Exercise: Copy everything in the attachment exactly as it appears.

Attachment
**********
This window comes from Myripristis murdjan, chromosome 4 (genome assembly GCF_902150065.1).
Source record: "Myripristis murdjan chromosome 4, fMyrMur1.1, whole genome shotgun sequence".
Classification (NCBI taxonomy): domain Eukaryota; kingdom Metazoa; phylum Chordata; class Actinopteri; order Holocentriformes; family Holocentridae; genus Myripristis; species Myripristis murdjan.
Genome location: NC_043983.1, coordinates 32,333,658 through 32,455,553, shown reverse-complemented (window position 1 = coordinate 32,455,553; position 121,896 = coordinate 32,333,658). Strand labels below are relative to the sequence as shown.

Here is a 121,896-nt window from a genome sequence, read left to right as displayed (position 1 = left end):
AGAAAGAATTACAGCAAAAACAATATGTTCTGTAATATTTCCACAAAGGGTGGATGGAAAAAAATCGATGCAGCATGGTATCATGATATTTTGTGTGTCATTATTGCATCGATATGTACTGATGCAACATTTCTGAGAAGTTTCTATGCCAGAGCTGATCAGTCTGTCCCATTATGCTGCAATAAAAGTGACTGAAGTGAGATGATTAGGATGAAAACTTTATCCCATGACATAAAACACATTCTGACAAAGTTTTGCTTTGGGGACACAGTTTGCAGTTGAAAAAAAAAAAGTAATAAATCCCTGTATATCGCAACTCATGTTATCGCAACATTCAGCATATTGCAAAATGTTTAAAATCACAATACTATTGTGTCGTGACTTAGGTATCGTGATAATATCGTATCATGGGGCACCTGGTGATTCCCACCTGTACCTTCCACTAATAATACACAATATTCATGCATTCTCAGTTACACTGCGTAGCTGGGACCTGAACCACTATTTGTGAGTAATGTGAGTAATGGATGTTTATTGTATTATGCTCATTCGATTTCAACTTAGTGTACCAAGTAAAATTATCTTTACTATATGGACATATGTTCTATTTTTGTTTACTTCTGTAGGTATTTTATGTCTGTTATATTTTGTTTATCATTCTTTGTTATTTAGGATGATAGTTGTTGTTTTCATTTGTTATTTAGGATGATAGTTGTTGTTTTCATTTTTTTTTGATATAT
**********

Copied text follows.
This window comes from Myripristis murdjan, chromosome 4 (genome assembly GCF_902150065.1).
Source record: "Myripristis murdjan chromosome 4, fMyrMur1.1, whole genome shotgun sequence".
Classification (NCBI taxonomy): domain Eukaryota; kingdom Metazoa; phylum Chordata; class Actinopteri; order Holocentriformes; family Holocentridae; genus Myripristis; species Myripristis murdjan.
Genome location: NC_043983.1, coordinates 32,333,658 through 32,455,553, shown reverse-complemented (window position 1 = coordinate 32,455,553; position 121,896 = coordinate 32,333,658). Strand labels below are relative to the sequence as shown.

Here is a 121,896-nt window from a genome sequence, read left to right as displayed (position 1 = left end):
AGAAAGAATTACAGCAAAAACAATATGTTCTGTAATATTTCCACAAAGGGTGGATGGAAAAAAATCGATGCAGCATGGTATCATGATATTTTGTGTGTCATTATTGCATCGATATGTACTGATGCAACATTTCTGAGAAGTTTCTATGCCAGAGCTGATCAGTCTGTCCCATTATGCTGCAATAAAAGTGACTGAAGTGAGATGATTAGGATGAAAACTTTATCCCATGACATAAAACACATTCTGACAAAGTTTTGCTTTGGGGACACAGTTTGCAGTTGAAAAAAAAAAAGTAATAAATCCCTGTATATCGCAACTCATGTTATCGCAACATTCAGCATATTGCAAAATGTTTAAAATCACAATACTATTGTGTCGTGACTTAGGTATCGTGATAATATCGTATCATGGGGCACCTGGTGATTCCCACCTGTACCTTCCACTAATAATACACAATATTCATGCATTCTCAGTTACACTGCGTAGCTGGGACCTGAACCACTATTTGTGAGTAATGTGAGTAATGGATGTTTATTGTATTATGCTCATTCGATTTCAACTTAGTGTACCAAGTAAAATTATCTTTACTATATGGACATATGTTCTATTTTTGTTTACTTCTGTAGGTATTTTATGTCTGTTATATTTTGTTTATCATTCTTTGTTATTTAGGATGATAGTTGTTGTTTTCATTTGTTATTTAGGATGATAGTTGTTGTTTTCATTTTTTTTTGATATAT